In my mind I played back what I did wrong and was convinced that the banana (that was unnecessary since it turned out they weren't eating yet) baited the raccoon into the enclosure and it then found a turtle that was too groggy/slow, and cold at night, to defend itself by clamping its shell tight and that was that.  I had basically given up hope and continued to search the area when I could, hoping to find some evidence.  I never did even see raccoon prints or raccoon scat.  I even climbed into the willow tree that overlooks the turtle area thinking that raccoons take things up but nothing.

5 days had gone by and my attention then turned to Emmett (photo above) who seems a bit slow to come out of hibernation.  Not too active and was keeping his eyes mostly closed.  I took him to work (I am a Licensed Veterinary Technician) and the doctor couldn't find anything wrong with him and the trip seemed to be all he needed as it "woke" him up.  I returned him to his home where Tito awaited.  I had by that point seen Tito eating a worm so this was encouraging.
The next day I went to check on the turtles and counted "there's one, and there's two....and three.  Wait, what?  THERE'S THREE!"  Esteban was alive and had emerged from somewhere!  The 85 degree weather brought him out again.  He was covered in mud and as it turns out he did find a soft spot, dug down, most likely to keep warm and somehow left no evidence.  I was so happy.
The days continued to be warm and the turtles were loving life.  The sun warmed them for days and I had by that point witnessed all three of them eating.
The temps have since dropped, 30's-50's during the day and 20's-30's at night, and the turtles have re-entered a pseudo hibernation; each finding a cozy spot to bunker down.  Esteban is back in the spot where he hid from me.  They should be fine until we get warm again.  What drama!

Friday, March 23, 2012

Henrik Watches Chicken TV!

The chicks are 3 weeks old now and we have been having unseasonably warm, and gorgeous, weather for the past week with temps in the mid 70's to upper 80's!  For mid-March in the Buffalo area this is unheard of.  I actually cut the grass today because it has already grown so much!!!
I thought it might be nice to get the chicks out of the garage and out from under their red heat lamp to actually see the real sun.  I moved them out on the grass in their temporary housing and they loved it.  You know who loved it more?  Our 5 1/2 month old son, Henrik.  I put him in his Boppy pillow to prop him up and he watched chicken TV for quite a while.  They watched each other very intently not quite sure what to make out of the other.  So cute!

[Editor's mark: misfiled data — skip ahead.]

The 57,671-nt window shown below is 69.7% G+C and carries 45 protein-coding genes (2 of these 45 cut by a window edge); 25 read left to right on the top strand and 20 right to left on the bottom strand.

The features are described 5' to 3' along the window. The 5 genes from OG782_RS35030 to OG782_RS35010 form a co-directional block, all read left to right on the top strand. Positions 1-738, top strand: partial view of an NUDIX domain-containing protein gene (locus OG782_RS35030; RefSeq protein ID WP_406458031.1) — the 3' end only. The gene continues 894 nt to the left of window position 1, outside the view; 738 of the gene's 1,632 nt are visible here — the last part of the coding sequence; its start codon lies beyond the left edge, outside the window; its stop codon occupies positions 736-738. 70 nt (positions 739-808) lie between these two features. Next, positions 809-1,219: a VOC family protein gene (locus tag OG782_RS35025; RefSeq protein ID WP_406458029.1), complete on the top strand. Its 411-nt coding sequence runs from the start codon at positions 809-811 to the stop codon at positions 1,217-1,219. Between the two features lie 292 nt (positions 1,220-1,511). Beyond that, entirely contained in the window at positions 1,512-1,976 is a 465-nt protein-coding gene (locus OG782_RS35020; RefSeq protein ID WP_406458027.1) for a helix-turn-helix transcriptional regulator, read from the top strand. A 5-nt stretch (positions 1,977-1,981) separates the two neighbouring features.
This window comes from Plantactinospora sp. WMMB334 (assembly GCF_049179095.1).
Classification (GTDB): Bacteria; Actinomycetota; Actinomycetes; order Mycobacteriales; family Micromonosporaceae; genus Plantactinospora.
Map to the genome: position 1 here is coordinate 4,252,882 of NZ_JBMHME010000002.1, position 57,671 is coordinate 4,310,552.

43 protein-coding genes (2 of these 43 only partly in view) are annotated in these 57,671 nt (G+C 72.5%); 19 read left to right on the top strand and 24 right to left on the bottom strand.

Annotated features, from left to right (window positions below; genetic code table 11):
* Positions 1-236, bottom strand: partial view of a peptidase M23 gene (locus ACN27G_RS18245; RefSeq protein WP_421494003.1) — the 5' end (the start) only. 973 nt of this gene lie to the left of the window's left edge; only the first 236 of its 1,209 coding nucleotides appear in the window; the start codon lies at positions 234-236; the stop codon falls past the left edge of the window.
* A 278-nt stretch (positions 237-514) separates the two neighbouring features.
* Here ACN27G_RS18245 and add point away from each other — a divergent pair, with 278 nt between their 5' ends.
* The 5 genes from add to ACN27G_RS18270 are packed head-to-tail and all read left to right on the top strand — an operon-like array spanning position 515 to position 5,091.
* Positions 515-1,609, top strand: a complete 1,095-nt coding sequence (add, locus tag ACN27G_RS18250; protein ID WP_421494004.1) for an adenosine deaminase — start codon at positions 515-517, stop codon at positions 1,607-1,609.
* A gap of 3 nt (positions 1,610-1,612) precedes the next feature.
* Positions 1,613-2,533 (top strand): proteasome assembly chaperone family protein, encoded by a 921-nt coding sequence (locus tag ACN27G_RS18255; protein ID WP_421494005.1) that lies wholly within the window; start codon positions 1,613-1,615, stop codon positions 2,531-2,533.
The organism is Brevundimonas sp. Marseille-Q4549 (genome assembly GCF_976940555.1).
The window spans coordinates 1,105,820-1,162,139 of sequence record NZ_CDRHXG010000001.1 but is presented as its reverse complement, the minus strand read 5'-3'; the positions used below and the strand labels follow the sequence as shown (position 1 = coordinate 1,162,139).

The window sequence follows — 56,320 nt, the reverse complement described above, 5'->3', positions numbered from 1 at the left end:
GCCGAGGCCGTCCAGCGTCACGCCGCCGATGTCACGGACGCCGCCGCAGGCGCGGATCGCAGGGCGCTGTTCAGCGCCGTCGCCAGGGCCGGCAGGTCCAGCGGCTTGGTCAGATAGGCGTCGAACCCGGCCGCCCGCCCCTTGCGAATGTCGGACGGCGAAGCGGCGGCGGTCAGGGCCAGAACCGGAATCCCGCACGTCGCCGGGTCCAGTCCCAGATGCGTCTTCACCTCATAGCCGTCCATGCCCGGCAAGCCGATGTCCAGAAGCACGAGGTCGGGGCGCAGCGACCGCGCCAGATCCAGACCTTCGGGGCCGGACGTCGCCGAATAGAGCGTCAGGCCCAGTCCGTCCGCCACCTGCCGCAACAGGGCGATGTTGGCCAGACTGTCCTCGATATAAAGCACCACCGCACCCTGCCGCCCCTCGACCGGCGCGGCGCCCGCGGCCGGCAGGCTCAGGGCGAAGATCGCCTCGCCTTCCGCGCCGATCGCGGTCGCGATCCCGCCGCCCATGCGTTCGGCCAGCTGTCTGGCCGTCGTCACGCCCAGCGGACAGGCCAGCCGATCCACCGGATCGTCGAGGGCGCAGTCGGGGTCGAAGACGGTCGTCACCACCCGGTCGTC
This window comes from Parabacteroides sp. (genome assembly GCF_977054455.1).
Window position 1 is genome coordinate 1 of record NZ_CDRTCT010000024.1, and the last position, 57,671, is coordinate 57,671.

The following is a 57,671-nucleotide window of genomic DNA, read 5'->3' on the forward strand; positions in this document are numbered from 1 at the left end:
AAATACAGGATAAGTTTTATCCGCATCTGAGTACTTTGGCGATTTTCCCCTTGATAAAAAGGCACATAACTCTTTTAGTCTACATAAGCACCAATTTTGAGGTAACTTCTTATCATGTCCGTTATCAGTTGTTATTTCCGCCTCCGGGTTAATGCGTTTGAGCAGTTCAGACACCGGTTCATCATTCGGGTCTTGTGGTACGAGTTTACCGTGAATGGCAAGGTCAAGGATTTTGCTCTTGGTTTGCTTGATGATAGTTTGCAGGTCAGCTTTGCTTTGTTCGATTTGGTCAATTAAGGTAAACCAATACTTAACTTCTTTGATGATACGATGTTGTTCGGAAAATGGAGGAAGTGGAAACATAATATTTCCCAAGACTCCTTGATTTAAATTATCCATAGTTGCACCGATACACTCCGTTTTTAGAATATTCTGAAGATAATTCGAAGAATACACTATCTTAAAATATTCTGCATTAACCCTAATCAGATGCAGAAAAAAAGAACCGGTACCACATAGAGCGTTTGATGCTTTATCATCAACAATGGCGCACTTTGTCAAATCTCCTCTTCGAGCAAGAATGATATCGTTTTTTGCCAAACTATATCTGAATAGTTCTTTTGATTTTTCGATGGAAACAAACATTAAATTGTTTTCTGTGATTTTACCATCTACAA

And here is what the chicks looked like the day they arrived.  We split an order of 27 birds with my friend Megan of which we ordered 9, all from McMurray Hatchery (click here to watch a video of their amazing operation that hatches millions of chicks each month).  A week later we picked up 2 more birds from a local feed store for a total of 11 new birds to add to the flock.  We got the following breeds: Araucana (aka Americana) which lay blue, green or pink eggs, Barred Rock, Partridge Rock, New Hampshire Red, Cuckoo Maran which lay chocolate colored eggs, Black Australorps, a Red Frizzle Cochin Bantam (gotta see it so click the link here for a photo of what it will look like), a white mystery chicken that I didn't order and possible one more, can't remember.  They grow so fast and go from cute to awkward teenagers in no time as they are in the photos above.  All the chicks that we got aside from the Red Frizzle are heavy layers in that they lay large brown or colored eggs and lay them often.  Gotta earn their keep!

The chicks are born at McMurray Hatchery in Ames, Iowa (Gangloff if you are reading this, yep these chickens were once your neighbors) and are shipped at one day old arriving by 3 days old in this specially designed box.  

Here they are all huddled together to keep each other warm which is why they ship a minimum of 25 chicks.

This is one of Megan's chick, what she believes to be a Dorking Bantam.  I could not believe how small this bird was in my hand!

Here the chicks begin to eat and learn how to be chickens.  Immediately after arrival you have to dunk each one's beak in water to teach it to drink.  The seem to have eating down without any tutorial.